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I Forge Iron

Anybody use e bay?

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Many answers to business questions start with; "it depends" and end without making a definitive statement.  In an effort to be more helpful than that, I thought I might offer some insights into sizing up your available options.

Fundamentally speaking, you can spot a risk versus reward relationship.  Online marketplaces with little to no barriers to entry are low risk, low reward for the vendor.  You don't have to spend much time or money getting yourself set up, but neither did the other vendors. 

If the site doesn't sort wheat from chaff, everything becomes a commodity.  For clients, the only obvious variable is price, so the cheapest vendor is the only one selling.  

Conversely, you could go high risk, and build your own website in hopes of earning a higher reward.  

All of which is ignoring the most significant component of your success.  What you actually need is access to paying customers at your value level of your particular market.  That's what you need to focus on.  I'd bet that for the solid majority of vendors, common online marketplace sales won't break even on the cost of your time.

Some artist found a customer willing to pay $120,000 for a banana duct taped to a wall.  In contrast, there's a sweet lady a block down from me who paints photo-realistic portraits in her garage as a sideline.  Honestly, I'm not sure I could capture her subject matter as accurately with a camera!  I do however, have a roll of duct tape and plenty of fruits...

I better hurry before 3M and Chiquita team up to flood the market!



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I forgot to mention something about "free" services like online marketplaces, or social media.  If you're getting something valuable for free, you're not the actual customer, so the company providing the value isn't motivated by its goodwill towards you.

Some people/users profit despite this arrangement, especially when the original company is "building its brand" but most don't.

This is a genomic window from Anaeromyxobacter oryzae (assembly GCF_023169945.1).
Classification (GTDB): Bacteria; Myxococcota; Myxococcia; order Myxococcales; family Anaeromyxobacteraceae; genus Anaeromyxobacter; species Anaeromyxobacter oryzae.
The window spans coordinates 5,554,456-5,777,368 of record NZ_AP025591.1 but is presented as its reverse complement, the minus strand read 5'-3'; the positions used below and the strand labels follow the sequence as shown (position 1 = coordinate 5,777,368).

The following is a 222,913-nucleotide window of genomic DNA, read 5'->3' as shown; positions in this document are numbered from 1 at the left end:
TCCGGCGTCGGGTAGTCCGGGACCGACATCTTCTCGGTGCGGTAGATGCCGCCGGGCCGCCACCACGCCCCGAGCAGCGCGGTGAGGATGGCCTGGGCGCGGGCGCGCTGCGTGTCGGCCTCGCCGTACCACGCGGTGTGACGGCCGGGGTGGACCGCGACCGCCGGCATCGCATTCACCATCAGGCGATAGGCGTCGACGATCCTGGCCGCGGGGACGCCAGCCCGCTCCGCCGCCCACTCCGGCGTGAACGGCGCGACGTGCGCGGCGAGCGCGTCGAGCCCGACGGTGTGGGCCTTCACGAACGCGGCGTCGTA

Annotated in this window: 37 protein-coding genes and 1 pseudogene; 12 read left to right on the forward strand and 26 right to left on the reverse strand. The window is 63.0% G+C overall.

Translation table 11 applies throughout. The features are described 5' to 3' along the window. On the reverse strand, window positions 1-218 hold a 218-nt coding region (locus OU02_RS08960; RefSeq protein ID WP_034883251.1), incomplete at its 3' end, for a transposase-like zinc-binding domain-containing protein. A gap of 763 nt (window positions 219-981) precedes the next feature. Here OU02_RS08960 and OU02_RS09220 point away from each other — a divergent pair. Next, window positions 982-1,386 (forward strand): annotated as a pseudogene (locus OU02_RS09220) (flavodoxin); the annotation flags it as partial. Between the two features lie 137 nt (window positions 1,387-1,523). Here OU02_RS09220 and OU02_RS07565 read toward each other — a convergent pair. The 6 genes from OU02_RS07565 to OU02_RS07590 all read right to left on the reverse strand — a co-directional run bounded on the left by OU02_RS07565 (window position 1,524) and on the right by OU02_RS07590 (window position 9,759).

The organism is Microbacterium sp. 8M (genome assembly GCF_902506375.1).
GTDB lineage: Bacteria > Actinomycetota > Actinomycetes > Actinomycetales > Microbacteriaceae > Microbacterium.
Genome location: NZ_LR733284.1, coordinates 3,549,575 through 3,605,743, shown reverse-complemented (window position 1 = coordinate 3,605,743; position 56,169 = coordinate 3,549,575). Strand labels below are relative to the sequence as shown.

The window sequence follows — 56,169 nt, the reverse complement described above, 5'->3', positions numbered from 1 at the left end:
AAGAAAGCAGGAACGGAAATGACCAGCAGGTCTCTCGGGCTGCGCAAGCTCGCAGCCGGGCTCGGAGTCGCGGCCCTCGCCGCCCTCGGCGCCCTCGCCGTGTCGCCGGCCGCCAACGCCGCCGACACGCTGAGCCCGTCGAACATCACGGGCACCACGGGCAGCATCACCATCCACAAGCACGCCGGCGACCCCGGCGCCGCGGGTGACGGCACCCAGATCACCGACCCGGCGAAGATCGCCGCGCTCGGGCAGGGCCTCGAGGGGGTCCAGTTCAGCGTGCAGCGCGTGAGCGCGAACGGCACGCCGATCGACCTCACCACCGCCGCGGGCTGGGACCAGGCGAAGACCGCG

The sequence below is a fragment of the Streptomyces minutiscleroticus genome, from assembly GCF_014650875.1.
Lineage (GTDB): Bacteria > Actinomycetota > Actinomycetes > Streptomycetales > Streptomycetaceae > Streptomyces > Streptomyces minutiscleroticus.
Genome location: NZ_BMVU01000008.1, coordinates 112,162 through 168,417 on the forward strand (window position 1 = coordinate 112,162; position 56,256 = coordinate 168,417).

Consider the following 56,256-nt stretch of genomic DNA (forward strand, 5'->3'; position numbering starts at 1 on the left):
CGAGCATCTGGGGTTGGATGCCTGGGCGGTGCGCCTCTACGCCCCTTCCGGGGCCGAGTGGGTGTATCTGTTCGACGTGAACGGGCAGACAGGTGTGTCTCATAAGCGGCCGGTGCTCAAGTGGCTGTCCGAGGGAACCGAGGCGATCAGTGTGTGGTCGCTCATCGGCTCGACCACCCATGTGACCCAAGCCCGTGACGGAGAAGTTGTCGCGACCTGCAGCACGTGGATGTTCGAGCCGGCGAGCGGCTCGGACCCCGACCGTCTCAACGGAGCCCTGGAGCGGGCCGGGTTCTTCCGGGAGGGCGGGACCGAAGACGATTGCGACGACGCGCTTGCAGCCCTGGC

As this was becoming common knowledge, I noticed that there was a big push among companies to create/promote niche celebrities who are uncommonly successful for their level of value to the buyer.  The niche celebrity attributes this success to their brilliant marketing efforts, but few of them can replicate that performance in a different market.  

More to the point, there are scores of entrepreneurs following that marketing lead to no fruitful end. "XYZ forge  is doing quite well selling hammers on Etsy" is more or less the entirety of their market viability research.  That one visible success encourages lots of people to join these marketplaces.  

Now consider something.  Cheap cars come from expensive factories.  It takes a huge investment to build an economy of scale.  Before rich people make those kinds of investments, they want proof that the venture will be profitable. Paying sites for that kind of market information is an obvious solution.  That probably goes double for shorter term investors in the business of sweatshop knockoffs.  Ever notice how there's always a sweatshop knockoff version of anything that's selling profitably?  Maybe it's not the best idea for a craftsman to put their wares on a site that has a built-in incentive to steer sales towards that kind of competition.


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Dear Rockstar,

However, there is the concept of the "unintended beneficiary."  The classic example is a gas was between 2 competing gas stations.  They undercut each other to get market share and the unintended beneficiary is the motoring public who gets to buy cheap gas.  As long as you know that this is how you are getting a benefit, as a side effect, not as an intended blessing you can game the system and come out ahead.  However, as you say, you can't count on the situation lasting forever or count on any good will towards you.  You are just catching the crumbs of the table and as long as you can get them, fine.  But don't rely on them.  Basically, this type of benefit is "found money."  It's nice to have and you shouldn't turn it down but recognize it for what it is.

"By hammer and hand all arts do stand."

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George, you gave a much more elegant example of market analysis than I did, thank you.

Thomas, I've personally encountered the picture-theft, as well as "stolen"  content and social media links.  Sometimes they will steal to capture traffic to a site that has nothing at all in common with their own.  The social media companies actively punished us when we filed a complaint about our content being stolen on their platform.  It's my opinion that social media is detrimental to marketers, entrepreneurs, and society as a whole.  

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